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God doesn’t love halfheartedly. He gives His heart wholly, completely, totally to us and for our salvation. He asks that our response is to trust Him completely, love Him entirely. But one of the things that’s striking about the Little Way is the realization that each of us has a different capacity for trust. That can grow or diminish according to our participation (or lack of participation) with His will. But He doesn’t expect us to give more than we’re capable of giving.
St. Therese writes in Story of a Soul:
“Once I was surprised that God didn’t give equal glory to all the Elect in heaven, and I was afraid all would not be perfectly happy. Pauline told me to fetch Papa’s large tumbler and set it alongside my thimble and filled both to the brim with water. She asked me which one was fuller. I told her each was as full as the other and that it was impossible to put in more water than they could contain. My dear Mother helped me understand that in heaven God will grant His Elect as much glory as they can take, the last having nothing to envy in the first.”
Another little saint who exemplifies this trusting, total love of God is St. Philomena. Though she was martyred in the year 304, St. Philomena was completely unknown until the discovery of her tomb in 1802.
The story from that point gets beautifully weird.
Shortly after the discovery of her tomb, miracle after miracle was attributed to her intercession in the city of Mugnano, Italy. In the midst of these powerful miracles, Philomena appeared to three different individuals in visions and dictated her life to them. These individuals all received the same information about Philomena’s historical identity.
According to these dictations, Philomena was a Greek princess, the daughter of a king who converted to Christianity. She made a vow of virginity at a young age. But during a royal visit, the emperor Diocletian decided he wanted to marry her. Her parents, out of fear for their people, urged her to renounce her vow of virginity and marry the emperor.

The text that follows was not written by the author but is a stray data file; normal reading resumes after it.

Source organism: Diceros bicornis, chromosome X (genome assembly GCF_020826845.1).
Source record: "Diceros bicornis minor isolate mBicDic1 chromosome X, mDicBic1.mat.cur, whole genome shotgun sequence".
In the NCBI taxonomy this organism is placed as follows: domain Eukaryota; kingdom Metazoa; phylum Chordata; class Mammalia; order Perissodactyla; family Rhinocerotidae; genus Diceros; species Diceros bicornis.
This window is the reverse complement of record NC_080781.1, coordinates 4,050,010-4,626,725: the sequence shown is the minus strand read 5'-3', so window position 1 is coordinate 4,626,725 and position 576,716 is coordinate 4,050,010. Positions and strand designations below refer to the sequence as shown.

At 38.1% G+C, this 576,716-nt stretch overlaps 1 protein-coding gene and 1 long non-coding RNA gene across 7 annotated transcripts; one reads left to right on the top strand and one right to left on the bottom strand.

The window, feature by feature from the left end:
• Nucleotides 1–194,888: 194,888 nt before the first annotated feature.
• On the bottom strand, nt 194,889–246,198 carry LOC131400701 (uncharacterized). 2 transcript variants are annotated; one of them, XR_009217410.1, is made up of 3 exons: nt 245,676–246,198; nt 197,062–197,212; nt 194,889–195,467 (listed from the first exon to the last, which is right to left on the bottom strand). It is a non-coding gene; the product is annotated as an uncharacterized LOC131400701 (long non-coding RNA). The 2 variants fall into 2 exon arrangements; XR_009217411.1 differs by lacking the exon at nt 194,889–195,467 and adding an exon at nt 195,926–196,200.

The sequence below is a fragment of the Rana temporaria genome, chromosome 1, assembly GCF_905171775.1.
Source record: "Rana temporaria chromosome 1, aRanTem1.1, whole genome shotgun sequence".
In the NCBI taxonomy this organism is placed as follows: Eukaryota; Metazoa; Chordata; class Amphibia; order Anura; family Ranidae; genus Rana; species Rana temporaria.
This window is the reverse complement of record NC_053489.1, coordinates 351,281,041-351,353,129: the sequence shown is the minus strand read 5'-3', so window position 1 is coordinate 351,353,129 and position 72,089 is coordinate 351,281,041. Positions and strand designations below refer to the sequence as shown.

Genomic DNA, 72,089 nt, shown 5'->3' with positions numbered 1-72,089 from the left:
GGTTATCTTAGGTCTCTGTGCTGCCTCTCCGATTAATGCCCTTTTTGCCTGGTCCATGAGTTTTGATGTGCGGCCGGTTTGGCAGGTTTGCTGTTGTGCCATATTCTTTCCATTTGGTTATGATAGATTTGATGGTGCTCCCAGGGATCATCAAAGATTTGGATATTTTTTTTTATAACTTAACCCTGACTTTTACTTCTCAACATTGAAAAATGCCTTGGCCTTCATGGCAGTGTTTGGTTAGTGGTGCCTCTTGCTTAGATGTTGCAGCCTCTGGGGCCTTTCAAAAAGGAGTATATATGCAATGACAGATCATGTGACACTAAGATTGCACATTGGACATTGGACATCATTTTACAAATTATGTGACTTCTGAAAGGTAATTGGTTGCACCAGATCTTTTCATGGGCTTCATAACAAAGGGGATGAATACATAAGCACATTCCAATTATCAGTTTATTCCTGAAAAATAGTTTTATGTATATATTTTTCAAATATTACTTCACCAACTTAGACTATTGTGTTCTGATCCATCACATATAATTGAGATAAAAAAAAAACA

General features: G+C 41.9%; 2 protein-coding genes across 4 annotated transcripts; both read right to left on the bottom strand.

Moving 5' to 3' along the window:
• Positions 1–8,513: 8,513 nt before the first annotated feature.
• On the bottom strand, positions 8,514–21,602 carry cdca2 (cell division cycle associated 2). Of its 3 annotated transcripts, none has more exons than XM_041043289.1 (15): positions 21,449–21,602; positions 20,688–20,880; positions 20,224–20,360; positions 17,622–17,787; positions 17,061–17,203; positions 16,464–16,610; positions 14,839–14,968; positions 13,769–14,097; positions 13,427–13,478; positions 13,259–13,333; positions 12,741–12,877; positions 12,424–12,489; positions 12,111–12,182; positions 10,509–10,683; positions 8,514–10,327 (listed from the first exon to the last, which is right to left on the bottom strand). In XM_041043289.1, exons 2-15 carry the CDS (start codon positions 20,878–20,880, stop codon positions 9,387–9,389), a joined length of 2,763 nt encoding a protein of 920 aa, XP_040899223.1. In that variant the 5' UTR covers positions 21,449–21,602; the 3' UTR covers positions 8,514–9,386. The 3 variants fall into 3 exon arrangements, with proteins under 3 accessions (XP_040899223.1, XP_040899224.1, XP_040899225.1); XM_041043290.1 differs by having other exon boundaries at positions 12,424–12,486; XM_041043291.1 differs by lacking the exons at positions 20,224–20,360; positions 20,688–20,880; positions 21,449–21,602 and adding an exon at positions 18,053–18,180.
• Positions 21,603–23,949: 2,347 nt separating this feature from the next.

Philomena refused. So Diocletian had her imprisoned and tortured. At one point, he had her scourged, in order that she might suffer like her Spouse. Rather than renouncing her faith, her witness resulted in the conversion of many within the prison.
When she continued to refuse marriage, it was ordered that an anchor be chained around her neck, and she be thrown into the Tiber River. After this was done, God sent two angels to unfasten the anchor and carry her back to shore in the sight of all present. Many converted immediately.
Next, she was shot with a shower of arrows and fell into ecstasy. Thinking her on the verge of death, she was transported back to prison. But when she was found to be unharmed, she was ordered to be shot with arrows again. This time the arrows refused to hurt her. So Diocletian ordered that the tips of the arrows be heated in a furnace and directed at her heart. The arrows turned around and hit several of the archers instead, which resulted in even more conversions.
Finally, her neck was pierced with a lance, and Philomena, in her own words, says, “My soul took flight toward my Heavenly Spouse, who placed me with the crown of virginity and the palm of martyrdom in a distinguished place among the Elect.” She was thirteen years old when she was rewarded with the double crown of virginity and martyrdom.
In all of the persecutions she endured, St. Philomena leaned into absolute trust in her Divine Spouse. She knew her littleness. She understood her own inadequacy to stand up to the trials she faced. So she placed her trust, and the hope of her salvation, entirely in Him, knowing that He is always faithful. And He raised her above all the challenges of this world, to the eternal joy of heaven.
We aim for sainthood. But let us not be discouraged if that journey leads us into obscurity. God sees. God knows. And God guides all things, in His time.
St. Philomena, pray for us.